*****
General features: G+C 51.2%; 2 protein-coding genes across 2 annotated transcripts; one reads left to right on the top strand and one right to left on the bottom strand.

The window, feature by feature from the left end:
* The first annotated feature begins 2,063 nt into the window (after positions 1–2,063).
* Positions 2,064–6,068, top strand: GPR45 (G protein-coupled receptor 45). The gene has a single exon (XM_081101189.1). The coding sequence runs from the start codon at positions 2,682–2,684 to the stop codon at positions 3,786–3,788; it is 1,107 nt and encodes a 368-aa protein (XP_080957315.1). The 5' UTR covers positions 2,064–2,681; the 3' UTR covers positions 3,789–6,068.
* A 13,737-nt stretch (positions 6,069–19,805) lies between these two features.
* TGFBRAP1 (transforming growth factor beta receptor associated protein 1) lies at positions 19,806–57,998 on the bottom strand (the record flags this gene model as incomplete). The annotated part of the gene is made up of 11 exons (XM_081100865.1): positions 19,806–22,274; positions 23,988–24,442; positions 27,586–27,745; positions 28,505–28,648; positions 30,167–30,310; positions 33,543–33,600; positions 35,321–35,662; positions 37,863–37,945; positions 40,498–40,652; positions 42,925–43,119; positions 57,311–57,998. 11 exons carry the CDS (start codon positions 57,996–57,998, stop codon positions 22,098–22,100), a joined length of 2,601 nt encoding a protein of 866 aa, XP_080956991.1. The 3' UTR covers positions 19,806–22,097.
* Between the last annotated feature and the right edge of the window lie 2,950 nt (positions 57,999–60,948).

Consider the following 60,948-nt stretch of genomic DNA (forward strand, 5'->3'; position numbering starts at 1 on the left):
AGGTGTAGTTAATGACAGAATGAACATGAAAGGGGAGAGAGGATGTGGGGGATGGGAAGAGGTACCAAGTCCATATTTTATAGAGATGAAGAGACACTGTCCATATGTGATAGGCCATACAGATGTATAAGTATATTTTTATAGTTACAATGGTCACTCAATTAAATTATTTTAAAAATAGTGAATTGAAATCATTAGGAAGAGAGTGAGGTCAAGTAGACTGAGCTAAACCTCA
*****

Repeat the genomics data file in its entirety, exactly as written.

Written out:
General features: G+C 51.2%; 2 protein-coding genes across 2 annotated transcripts; one reads left to right on the top strand and one right to left on the bottom strand.

The window, feature by feature from the left end:
* The first annotated feature begins 2,063 nt into the window (after positions 1–2,063).
* Positions 2,064–6,068, top strand: GPR45 (G protein-coupled receptor 45). The gene has a single exon (XM_081101189.1). The coding sequence runs from the start codon at positions 2,682–2,684 to the stop codon at positions 3,786–3,788; it is 1,107 nt and encodes a 368-aa protein (XP_080957315.1). The 5' UTR covers positions 2,064–2,681; the 3' UTR covers positions 3,789–6,068.
* A 13,737-nt stretch (positions 6,069–19,805) lies between these two features.
* TGFBRAP1 (transforming growth factor beta receptor associated protein 1) lies at positions 19,806–57,998 on the bottom strand (the record flags this gene model as incomplete). The annotated part of the gene is made up of 11 exons (XM_081100865.1): positions 19,806–22,274; positions 23,988–24,442; positions 27,586–27,745; positions 28,505–28,648; positions 30,167–30,310; positions 33,543–33,600; positions 35,321–35,662; positions 37,863–37,945; positions 40,498–40,652; positions 42,925–43,119; positions 57,311–57,998. 11 exons carry the CDS (start codon positions 57,996–57,998, stop codon positions 22,098–22,100), a joined length of 2,601 nt encoding a protein of 866 aa, XP_080956991.1. The 3' UTR covers positions 19,806–22,097.
* Between the last annotated feature and the right edge of the window lie 2,950 nt (positions 57,999–60,948).

Consider the following 60,948-nt stretch of genomic DNA (forward strand, 5'->3'; position numbering starts at 1 on the left):
AGGTGTAGTTAATGACAGAATGAACATGAAAGGGGAGAGAGGATGTGGGGGATGGGAAGAGGTACCAAGTCCATATTTTATAGAGATGAAGAGACACTGTCCATATGTGATAGGCCATACAGATGTATAAGTATATTTTTATAGTTACAATGGTCACTCAATTAAATTATTTTAAAAATAGTGAATTGAAATCATTAGGAAGAGAGTGAGGTCAAGTAGACTGAGCTAAACCTCA